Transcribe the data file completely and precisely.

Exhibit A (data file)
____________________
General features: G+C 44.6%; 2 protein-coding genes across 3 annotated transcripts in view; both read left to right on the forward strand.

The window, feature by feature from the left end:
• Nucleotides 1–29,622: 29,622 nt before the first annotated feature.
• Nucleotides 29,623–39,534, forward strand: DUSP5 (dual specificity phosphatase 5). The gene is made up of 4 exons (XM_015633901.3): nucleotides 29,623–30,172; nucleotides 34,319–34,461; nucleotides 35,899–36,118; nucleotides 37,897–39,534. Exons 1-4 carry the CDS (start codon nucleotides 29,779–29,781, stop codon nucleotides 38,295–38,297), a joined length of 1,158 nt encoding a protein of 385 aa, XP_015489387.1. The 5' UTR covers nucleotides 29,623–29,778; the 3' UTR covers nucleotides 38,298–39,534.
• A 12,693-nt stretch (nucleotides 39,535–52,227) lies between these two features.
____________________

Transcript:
General features: G+C 44.6%; 2 protein-coding genes across 3 annotated transcripts in view; both read left to right on the forward strand.

The window, feature by feature from the left end:
• Nucleotides 1–29,622: 29,622 nt before the first annotated feature.
• Nucleotides 29,623–39,534, forward strand: DUSP5 (dual specificity phosphatase 5). The gene is made up of 4 exons (XM_015633901.3): nucleotides 29,623–30,172; nucleotides 34,319–34,461; nucleotides 35,899–36,118; nucleotides 37,897–39,534. Exons 1-4 carry the CDS (start codon nucleotides 29,779–29,781, stop codon nucleotides 38,295–38,297), a joined length of 1,158 nt encoding a protein of 385 aa, XP_015489387.1. The 5' UTR covers nucleotides 29,623–29,778; the 3' UTR covers nucleotides 38,298–39,534.
• A 12,693-nt stretch (nucleotides 39,535–52,227) lies between these two features.